SUMMARY It is, therefore, the object of the present invention to provide an exercising apparatus that: permits the user to effectively exercise most of his muscles without having toadhere to a formalized or stylized format; is inexpensive; has an appearance compatible with the decor of the average home; automatically adapts :itself to persons of a very wide range of stature and strength; is quiet and safein operation; is easily disassembled for'storage; and will-enablethe userto determine the relative amounts of energy-expended fromone exercising session to another.

The gripping pole is universally mounted on a support. A pluralityof oppositely orientednonresilient viscous-fluiddampers are mounted between the gripping pole and the support for resisting all movement of the pole. Additional mountings may beprovided on :the .supportlto obtain-correspondingly differenteffects with the same dampers. The dampers may be mtary orreciprocating andmounted on either side of the pole. Expendedpower isindicatedby a.thermometerthatshowsthe temperatureof theifluid within the dampers.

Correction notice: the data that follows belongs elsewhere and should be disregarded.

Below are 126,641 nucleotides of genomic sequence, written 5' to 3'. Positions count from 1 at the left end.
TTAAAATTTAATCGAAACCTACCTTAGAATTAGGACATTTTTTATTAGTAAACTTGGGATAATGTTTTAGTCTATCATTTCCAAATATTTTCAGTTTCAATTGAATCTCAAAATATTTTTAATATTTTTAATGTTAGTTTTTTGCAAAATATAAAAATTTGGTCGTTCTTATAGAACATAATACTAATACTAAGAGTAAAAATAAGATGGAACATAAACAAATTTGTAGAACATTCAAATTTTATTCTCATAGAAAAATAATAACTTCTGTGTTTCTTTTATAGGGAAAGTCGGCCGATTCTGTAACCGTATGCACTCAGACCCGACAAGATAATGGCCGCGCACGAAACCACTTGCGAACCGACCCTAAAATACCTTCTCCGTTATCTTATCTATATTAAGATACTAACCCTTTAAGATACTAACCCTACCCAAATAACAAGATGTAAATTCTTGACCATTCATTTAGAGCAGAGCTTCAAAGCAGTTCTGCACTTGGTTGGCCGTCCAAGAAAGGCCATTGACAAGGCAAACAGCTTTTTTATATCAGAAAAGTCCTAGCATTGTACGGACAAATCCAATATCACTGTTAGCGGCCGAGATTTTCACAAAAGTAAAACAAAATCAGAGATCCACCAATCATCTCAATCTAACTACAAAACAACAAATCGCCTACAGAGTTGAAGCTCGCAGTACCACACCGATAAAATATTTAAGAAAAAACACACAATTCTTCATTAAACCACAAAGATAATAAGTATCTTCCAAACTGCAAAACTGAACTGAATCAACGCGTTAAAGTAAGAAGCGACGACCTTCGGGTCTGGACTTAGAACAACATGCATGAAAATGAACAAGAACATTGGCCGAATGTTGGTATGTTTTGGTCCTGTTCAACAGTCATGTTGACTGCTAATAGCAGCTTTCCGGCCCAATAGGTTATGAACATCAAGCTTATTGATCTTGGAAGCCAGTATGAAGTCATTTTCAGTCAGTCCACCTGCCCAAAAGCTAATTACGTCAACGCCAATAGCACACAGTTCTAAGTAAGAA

These and'other objects, features and advantages 'of'the invention will become apparent from the following detailed description anddrawings, in *which:

BRIEF DESCRIPTIONOF THE DRAWING FIG. 1 is a perspective view of one embodiment of the present invention,

FIG. 2 is an enlarged view,,partly in section, taken-on line 2-2 ofFIG. '1,

FIG. 3 is an enlarged view,,partly insection, taken on line 3-3ofFlG. 1,

FIG. 4is a perspective view of1anotherembodiment-of the present invention,

FIG. 5 is an enlarged view of item '39 and associated parts of FIG. 1,

FIG. 6 is aperspective viewof'a third embodiment of the invention, and

FIG. '7is asectional view taken on line 7-7 of FIG. 6.

DETAILED DESCRIPTION OF THE DRAWING The base I of "the exercising apparatus as shown in FIG. 1 would be 2 m3 feet .by approximately 4 feet in plan view, and approximately I inchesthick. Recessed into, and securely aflixed to base -l.aremounting fittings 2, 3, 4rand '5 which are adapted by means of keyhole slots 6 to receive the lower ends of hydraulicdampers ordashpots 7.and 8.

The cross section of damper 8 would be identical to that of damper 7, which is shown in FIG. 2. The damper 7 is fitted with threaded studlike projection 9 having nuts 10 and 11 for retaining therebetween opposed frustoconical elastomeric bushings l2 and 13. Dampers 7 and] 8 can be quickly attached to mounting fittings 2, 3, 4 or 5 by simply inserting bushing 13 thru the enlarged lower portion of slot 6 as shown in FIG. 2 and thereafter moving the projection 9 toward the opposite narrower end of slot 6 to the illustrated operative position.